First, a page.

Ideas on Finance, Happiness and Sustainability

20. May, 2018

We have to focus on improving the quality of our societies, or our societies will fall apart, shared cofounder of Apax Partners, Bridges Ventures & Social Finance Sir Ronald Cohen. During his Stanford GSB Global Speaker Series talk on February 22, 2016, Sir Ronald discussed why impact investing is the future and how the sector must evolve going forward. Read more insights on

20. May, 2018
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In this interview Michael Porter explores social entrepreneurship in the context of a
larger transformation of capitalism. He suggests that social entrepreneurship is an
important transitional vehicle toward the creation of shared value and a capitalist
system in which meeting social needs is not just a peripheral activity but a core aspect of
every business. Porter discusses the implications of this perspective on social
entrepreneurship with a view to new opportunities but also responsibilities for educators
in the field. I examine how this fits with but also extends current debates on social
entrepreneurship. The interview concludes by examining where Porter’s ideas may take
us and reflecting on social entrepreneurship education as conversations about the social
becoming more entrepreneurial but also the entrepreneurial becoming more social.

20. May, 2018

Dan Gilbert, author of "Stumbling on Happiness," challenges the idea that we'll be miserable if we don't get what we want. Our "psychological immune system" lets us feel truly happy even when things don't go as planned.

5. May, 2018

In Paris, on June 8th join your fellow CFOs Alan Burns Marco Fossataro Paolo Fietta Marco Venturelli Maria Larsson Peter Bichara Roberto Delgado to spotlight CFO’s main trends in the complex 2018 digital business environment: A.I & data analytics, blockchain, finance talent, innovation, GDPR, risk and cash management. Register here for the event:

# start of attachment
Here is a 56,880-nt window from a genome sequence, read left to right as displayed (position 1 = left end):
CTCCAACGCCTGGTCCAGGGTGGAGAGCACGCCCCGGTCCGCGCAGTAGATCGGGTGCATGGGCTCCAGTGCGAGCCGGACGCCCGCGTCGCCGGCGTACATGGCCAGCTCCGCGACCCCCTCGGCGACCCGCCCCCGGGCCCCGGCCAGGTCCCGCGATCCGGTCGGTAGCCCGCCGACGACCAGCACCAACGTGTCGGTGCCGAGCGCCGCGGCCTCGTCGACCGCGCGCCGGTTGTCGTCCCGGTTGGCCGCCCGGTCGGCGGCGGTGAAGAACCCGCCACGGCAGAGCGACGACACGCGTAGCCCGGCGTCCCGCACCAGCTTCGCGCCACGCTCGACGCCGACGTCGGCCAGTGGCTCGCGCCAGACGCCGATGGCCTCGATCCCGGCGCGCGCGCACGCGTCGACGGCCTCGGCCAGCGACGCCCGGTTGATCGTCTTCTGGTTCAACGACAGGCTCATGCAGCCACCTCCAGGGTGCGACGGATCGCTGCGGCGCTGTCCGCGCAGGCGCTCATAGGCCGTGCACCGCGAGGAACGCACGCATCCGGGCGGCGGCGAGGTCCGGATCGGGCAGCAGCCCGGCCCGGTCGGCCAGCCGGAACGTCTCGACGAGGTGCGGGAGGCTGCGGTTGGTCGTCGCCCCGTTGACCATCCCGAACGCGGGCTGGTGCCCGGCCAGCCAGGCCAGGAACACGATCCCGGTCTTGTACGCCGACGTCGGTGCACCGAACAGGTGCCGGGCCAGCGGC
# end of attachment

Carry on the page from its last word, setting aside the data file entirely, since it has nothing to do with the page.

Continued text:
30. Apr, 2018
April 27, 2018, University of Sheffield

People often say that money can't buy happiness; however a new collection of scientific studies published this week (Friday 27 April 2018) highlights how living in poverty can significantly harm people's mental health.

The research, published in the journal Counselling and Psychotherapy Research, indicates that a chronic lack of money can be damaging to 's health and wellbeing – something which currently isn't widely acknowledged by  and mental healthcare providers.

Edited by Dr. Jaime Delgadillo, Lecturer in Clinical Psychology at the University of Sheffield, the international collection of research featured in a special edition of this journal indicates that people living in poverty are more likely to develop  problems, which could be related to their increased exposure to adverse life events and a chronic state of unmet material and emotional needs.

The studies presented in the journal examine the relationship between social inequalities and psychological care. Together, the findings show that people living in poverty are less likely to start treatment for . Once they do start treatment, they are more likely to have ongoing mental health problems after the treatment is completed, and they face a range of material (e.g. lack of transportation) and social (e.g. stigma) barriers to accessing support. The studies also indicate that people living in poor neighbourhoods are less likely to recover from depression and anxiety symptoms after psychological treatment, compared to people from more affluent neighbourhoods.